Lavender
Herb Growing in South Africa

© Louise Brodie

Lavender is native to Western and Central Asia, Europe, the Mediterranean and North Africa. In this guide we will deal with the two main types used in the production of essential oil for medicinal and flavouring uses. Namely the true lavender or English lavender and the Lavandin hybrids.

Scientific name: Lavandula Angustifolia
Common Name: Lavender, True Lavender or English Lavender
Scientific name: Lavandula Angustifolia x Lavandula latifolia
Common Name: Lavandin

Plant Description

The lavender plant is a perennial that grows to about 1200 mm in height and has long, spike like, grey green leaves with slightly serrated edges that get to about 40 to 50 mm long. The plant produces numerous side branches to form a bush. The flowers that form on the tips of the branches in a cylindrical bunch are a blue to lilac purple colour. Lavandin is a more prolific grower and produces more flowers than English lavender.

Uses

Lavender is used mainly for its essential oil. For every kilogram of fresh English lavender put through the distillation process about 5 to 8 millilitres of essential oil is produced. When Lavandins are distilled they produce about twice the oil but with a more medicinal fragrance because of its higher camphor content. The essential oil of English Lavender is prized by the perfume industry because of its floral scent.

Lavender oil is also used medicinally as an antiseptic and anti bacterial agent. The oil is good as an insect repellent and is also used in aromatherapy. The oil is also used as a flavouring agent by the food and beverage industry. Lavender is can also be dried as a fragrant potpourri and as dried flower arrangements.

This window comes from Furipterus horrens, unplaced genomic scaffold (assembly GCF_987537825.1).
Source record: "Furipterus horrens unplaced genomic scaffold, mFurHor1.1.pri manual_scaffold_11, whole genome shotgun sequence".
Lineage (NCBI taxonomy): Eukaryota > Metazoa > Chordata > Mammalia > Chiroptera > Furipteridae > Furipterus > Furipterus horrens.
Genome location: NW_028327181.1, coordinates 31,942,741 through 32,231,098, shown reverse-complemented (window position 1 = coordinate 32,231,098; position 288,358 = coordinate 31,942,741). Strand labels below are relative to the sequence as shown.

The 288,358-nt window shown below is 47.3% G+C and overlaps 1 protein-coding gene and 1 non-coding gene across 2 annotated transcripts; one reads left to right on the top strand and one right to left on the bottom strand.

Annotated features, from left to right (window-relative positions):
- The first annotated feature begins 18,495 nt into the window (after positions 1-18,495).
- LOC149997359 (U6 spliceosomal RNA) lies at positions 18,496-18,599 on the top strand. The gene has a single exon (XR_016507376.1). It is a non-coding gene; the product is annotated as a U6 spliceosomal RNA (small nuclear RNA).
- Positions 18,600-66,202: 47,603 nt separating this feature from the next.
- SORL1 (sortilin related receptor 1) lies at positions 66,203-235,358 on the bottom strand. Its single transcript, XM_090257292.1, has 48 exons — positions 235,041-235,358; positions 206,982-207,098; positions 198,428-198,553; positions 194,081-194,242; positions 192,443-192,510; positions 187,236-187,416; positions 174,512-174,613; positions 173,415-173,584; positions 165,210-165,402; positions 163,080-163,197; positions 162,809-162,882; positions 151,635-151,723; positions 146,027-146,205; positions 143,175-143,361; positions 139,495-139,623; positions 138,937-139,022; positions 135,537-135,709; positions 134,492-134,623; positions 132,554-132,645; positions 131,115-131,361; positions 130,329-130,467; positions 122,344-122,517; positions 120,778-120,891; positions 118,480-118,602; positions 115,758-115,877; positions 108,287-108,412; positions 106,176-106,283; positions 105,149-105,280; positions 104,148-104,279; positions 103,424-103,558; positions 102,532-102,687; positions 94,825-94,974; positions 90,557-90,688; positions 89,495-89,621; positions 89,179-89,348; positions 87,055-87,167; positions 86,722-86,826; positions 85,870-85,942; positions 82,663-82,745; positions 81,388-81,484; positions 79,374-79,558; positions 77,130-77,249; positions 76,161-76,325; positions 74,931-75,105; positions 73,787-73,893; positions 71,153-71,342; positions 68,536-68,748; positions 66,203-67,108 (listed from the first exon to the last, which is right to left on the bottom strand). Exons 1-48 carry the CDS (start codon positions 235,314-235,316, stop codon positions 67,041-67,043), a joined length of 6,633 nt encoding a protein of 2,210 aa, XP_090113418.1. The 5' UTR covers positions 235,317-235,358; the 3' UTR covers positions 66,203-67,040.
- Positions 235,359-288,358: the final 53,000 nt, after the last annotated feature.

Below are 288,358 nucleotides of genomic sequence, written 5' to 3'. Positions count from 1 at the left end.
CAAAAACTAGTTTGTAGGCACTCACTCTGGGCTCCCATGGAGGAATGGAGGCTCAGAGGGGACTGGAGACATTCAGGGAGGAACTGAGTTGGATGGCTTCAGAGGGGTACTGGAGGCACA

Soil Requirements and Preparation

Lavender grows in a wide range of soils but grows best in a well drained coarse sandy to sandy loam soils with a pH of between 6.0 and 8. The True lavender grows best in the more alkaline soils and the Lavandin prefers lower pH, slightly acidic soils. Before any soil preparation is done a representative soil sample should be taken and sent to a laboratory for analysis and nutrient recommendations. Lavender has a relatively shallow root system and its roots rarely develop deeper than 300 mm.

Soils should be ripped to loosen the soil profile to about 400 mm to ensure good drainage. Rectify pH levels by adding lime if soils are too acidic and add manure or compost. Plough into the top 300 mm of soil about four to five weeks before planting. In the final days before planting add trace elements and a balanced pre plant fertilizer to the soil and disc harrow into the top 20 cm of soil. This will also clear any weeds that may have established. Install irrigation and if mulching is to be done this will now occur and then plant the seedlings.

Climate

Lavender is an evergreen plant that grows in warm dry Mediterranean climates and performs best in temperatures of between 20°C and 28°C. Lavender can be cultivated in dry climates where there is at least 500 mm of rain spread over the year, although performs best under permanent drip irrigation. It does grow near sea level but does better at higher altitudes with some growing as high as 1500 meters above sea level. Too high temperatures negatively affects flowering and oil quality.

Cultivars

©Louise Brodie
Green-leaf lavender.

There are two main types of lavender produced commercially. True or English lavenders that produce smaller flowers and less, but a better quality, oil and Lavandins, which are a hybrid and produce more flowers and essential oils per hectare. True lavender oil is superior and sells for higher prices.

There are many varieties of lavender so when choosing what to plant it is best to get the advice of the local extension officer and production specialists for the best variety for the production area and for the purpose and the target market.

Popular English or True lavender varieties are: Hidcote, Munstead, Jean Davis and Vera being the most popular.
Popular Lavandin varieties are: Abriali, Dutch Mill, Grappenmall, Grosso, Provence, Seal and Super.

By Louise Brodie